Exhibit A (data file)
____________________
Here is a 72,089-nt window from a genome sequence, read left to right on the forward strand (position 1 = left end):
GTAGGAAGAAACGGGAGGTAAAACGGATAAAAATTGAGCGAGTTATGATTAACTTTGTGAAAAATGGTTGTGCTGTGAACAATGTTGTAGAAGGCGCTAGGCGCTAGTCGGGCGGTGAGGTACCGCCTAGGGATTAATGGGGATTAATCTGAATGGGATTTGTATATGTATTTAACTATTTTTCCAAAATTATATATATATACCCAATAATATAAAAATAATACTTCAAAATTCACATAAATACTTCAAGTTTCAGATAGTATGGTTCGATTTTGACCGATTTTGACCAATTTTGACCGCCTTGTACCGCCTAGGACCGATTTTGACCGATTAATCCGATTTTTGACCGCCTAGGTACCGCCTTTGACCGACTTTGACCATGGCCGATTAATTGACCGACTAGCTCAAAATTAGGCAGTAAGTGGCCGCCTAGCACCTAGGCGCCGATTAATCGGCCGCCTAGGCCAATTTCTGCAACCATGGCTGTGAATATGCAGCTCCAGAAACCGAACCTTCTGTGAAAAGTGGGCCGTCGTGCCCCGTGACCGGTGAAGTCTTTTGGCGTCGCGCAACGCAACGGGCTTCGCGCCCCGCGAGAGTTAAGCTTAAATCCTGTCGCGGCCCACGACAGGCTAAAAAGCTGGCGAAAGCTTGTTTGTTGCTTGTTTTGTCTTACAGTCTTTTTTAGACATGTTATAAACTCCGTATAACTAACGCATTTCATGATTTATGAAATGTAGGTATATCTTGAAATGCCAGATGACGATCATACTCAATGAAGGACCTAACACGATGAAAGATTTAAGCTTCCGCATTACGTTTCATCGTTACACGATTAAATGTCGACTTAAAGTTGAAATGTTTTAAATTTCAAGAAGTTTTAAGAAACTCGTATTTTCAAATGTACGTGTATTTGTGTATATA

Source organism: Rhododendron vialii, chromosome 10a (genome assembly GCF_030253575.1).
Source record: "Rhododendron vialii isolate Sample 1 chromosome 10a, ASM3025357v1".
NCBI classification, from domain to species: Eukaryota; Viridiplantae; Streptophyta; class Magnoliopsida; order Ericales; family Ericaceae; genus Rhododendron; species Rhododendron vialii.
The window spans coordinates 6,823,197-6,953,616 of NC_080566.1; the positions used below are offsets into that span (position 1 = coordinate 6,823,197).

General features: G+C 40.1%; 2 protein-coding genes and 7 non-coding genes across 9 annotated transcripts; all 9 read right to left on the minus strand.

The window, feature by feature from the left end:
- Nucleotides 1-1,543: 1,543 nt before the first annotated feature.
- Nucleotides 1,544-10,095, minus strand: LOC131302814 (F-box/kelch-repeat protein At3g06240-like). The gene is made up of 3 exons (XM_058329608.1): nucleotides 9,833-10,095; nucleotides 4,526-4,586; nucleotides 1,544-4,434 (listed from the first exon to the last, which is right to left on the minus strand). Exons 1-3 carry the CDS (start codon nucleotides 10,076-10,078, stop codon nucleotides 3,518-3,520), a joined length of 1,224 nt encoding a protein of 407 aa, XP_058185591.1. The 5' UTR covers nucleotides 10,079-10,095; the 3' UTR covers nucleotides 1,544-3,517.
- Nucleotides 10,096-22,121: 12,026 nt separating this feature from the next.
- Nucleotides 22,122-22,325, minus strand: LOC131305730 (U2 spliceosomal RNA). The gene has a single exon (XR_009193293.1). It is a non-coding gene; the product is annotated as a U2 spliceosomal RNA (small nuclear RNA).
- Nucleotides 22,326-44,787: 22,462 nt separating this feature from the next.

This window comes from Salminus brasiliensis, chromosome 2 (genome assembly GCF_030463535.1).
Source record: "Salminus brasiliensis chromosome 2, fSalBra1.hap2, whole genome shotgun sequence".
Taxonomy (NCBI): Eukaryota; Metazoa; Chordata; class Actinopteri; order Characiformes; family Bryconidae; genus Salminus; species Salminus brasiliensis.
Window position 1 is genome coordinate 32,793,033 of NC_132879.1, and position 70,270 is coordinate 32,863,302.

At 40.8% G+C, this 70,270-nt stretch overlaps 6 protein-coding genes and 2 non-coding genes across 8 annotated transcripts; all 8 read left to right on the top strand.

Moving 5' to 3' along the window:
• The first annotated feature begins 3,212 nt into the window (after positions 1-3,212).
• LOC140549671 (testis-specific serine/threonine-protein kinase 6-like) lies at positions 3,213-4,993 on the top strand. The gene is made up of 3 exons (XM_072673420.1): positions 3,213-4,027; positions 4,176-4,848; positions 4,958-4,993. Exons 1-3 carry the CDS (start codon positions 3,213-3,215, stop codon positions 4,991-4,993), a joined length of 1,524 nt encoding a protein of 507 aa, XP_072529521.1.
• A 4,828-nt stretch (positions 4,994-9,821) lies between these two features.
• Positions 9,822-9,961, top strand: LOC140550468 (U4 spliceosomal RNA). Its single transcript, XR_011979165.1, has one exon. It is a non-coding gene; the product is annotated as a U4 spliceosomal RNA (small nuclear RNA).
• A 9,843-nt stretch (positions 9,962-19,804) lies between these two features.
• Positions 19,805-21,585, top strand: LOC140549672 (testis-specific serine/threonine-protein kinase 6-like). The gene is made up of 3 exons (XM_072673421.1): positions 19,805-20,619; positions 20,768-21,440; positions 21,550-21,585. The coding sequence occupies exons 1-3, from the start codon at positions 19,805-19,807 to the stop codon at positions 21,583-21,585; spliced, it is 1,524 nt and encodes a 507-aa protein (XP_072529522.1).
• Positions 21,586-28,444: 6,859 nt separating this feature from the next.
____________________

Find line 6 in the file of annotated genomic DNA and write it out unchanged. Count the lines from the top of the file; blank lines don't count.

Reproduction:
The window spans coordinates 6,823,197-6,953,616 of NC_080566.1; the positions used below are offsets into that span (position 1 = coordinate 6,823,197).